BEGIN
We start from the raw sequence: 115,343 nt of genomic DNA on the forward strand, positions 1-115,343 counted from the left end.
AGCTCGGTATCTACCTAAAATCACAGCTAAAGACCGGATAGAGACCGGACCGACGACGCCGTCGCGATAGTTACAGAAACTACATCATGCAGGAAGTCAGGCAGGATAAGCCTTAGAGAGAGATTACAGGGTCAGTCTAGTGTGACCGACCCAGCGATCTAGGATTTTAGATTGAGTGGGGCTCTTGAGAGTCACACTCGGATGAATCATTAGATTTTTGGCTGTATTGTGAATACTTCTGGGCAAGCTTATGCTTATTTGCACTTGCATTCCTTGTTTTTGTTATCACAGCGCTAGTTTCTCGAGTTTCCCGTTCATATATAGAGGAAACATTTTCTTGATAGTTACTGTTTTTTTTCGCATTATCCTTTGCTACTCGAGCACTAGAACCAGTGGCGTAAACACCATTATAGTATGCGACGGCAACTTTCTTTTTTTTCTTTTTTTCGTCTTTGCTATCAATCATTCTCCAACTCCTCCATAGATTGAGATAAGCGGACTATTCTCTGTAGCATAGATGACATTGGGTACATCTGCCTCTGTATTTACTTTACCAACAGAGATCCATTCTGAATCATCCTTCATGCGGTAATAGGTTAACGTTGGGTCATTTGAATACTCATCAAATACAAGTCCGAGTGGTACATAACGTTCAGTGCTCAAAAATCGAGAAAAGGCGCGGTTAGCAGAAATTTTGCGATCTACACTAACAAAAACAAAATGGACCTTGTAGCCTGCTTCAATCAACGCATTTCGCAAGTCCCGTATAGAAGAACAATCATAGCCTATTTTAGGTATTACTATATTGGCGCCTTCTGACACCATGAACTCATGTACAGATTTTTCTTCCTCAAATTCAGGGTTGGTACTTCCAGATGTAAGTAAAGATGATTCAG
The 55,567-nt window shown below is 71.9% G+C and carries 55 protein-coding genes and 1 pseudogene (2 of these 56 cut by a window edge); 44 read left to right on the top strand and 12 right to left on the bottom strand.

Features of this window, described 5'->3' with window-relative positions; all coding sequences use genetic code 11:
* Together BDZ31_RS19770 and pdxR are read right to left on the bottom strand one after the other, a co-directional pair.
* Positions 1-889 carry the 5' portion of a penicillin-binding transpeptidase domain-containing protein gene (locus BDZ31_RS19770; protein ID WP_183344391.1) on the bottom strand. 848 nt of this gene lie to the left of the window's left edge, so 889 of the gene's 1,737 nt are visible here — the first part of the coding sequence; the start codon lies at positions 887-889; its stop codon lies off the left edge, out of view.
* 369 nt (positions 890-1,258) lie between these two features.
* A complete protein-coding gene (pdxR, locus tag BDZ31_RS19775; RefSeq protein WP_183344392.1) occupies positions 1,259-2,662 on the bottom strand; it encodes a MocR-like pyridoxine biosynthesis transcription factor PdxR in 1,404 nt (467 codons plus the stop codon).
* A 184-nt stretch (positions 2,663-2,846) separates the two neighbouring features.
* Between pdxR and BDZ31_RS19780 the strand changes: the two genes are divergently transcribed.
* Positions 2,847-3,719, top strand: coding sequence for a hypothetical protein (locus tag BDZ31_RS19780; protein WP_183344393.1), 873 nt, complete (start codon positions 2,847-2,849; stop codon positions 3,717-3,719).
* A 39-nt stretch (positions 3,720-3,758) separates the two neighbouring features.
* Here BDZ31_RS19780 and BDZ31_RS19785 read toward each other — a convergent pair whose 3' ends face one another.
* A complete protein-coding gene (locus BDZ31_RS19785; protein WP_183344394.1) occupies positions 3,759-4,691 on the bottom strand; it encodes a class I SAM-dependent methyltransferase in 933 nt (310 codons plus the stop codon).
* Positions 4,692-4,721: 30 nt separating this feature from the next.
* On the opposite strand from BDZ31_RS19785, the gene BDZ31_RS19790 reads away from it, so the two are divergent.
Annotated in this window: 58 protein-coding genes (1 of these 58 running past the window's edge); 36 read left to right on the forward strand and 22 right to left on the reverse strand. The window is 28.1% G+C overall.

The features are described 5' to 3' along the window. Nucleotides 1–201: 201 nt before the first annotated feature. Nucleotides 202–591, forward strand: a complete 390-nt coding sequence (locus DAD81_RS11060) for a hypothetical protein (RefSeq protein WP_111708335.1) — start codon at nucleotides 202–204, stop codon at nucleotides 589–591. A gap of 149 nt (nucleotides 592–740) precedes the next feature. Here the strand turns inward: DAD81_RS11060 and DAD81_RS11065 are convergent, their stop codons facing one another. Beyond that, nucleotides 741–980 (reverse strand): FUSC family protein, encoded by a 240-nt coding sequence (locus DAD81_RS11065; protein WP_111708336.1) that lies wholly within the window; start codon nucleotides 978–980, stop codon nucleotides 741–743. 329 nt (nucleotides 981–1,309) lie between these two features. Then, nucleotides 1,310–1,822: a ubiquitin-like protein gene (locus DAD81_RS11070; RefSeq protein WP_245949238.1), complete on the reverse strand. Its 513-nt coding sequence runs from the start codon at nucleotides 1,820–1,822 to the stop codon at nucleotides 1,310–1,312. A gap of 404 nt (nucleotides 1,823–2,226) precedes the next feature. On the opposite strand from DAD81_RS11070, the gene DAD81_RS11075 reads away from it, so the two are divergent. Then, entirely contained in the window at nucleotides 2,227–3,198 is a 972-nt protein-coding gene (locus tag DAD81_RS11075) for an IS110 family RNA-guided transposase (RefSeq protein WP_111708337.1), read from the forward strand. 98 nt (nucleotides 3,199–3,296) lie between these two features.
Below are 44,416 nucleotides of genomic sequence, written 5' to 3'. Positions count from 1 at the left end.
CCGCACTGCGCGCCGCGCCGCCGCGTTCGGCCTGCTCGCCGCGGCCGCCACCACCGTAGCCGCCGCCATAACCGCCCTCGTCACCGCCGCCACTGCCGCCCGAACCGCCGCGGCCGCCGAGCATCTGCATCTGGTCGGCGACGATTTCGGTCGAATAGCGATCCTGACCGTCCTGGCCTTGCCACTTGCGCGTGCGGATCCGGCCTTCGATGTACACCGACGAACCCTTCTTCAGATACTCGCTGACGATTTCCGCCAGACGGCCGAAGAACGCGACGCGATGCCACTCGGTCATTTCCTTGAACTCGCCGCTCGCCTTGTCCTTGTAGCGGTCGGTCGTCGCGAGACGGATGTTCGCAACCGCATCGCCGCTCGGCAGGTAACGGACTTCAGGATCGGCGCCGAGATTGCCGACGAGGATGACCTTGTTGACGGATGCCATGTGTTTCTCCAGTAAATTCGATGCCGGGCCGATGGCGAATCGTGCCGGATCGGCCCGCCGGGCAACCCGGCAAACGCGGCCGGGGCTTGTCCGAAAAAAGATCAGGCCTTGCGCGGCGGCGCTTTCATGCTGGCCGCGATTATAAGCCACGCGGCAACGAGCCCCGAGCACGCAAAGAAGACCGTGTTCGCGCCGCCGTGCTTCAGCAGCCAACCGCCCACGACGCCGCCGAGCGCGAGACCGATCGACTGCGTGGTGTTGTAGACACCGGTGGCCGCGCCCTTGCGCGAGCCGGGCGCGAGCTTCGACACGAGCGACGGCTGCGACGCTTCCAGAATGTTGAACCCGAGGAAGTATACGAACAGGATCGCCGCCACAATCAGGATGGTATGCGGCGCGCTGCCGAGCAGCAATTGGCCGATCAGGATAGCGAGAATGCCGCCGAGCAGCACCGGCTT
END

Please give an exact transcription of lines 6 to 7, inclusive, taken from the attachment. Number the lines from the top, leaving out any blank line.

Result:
* Positions 1-889 carry the 5' portion of a penicillin-binding transpeptidase domain-containing protein gene (locus BDZ31_RS19770; protein ID WP_183344391.1) on the bottom strand. 848 nt of this gene lie to the left of the window's left edge, so 889 of the gene's 1,737 nt are visible here — the first part of the coding sequence; the start codon lies at positions 887-889; its stop codon lies off the left edge, out of view.
* 369 nt (positions 890-1,258) lie between these two features.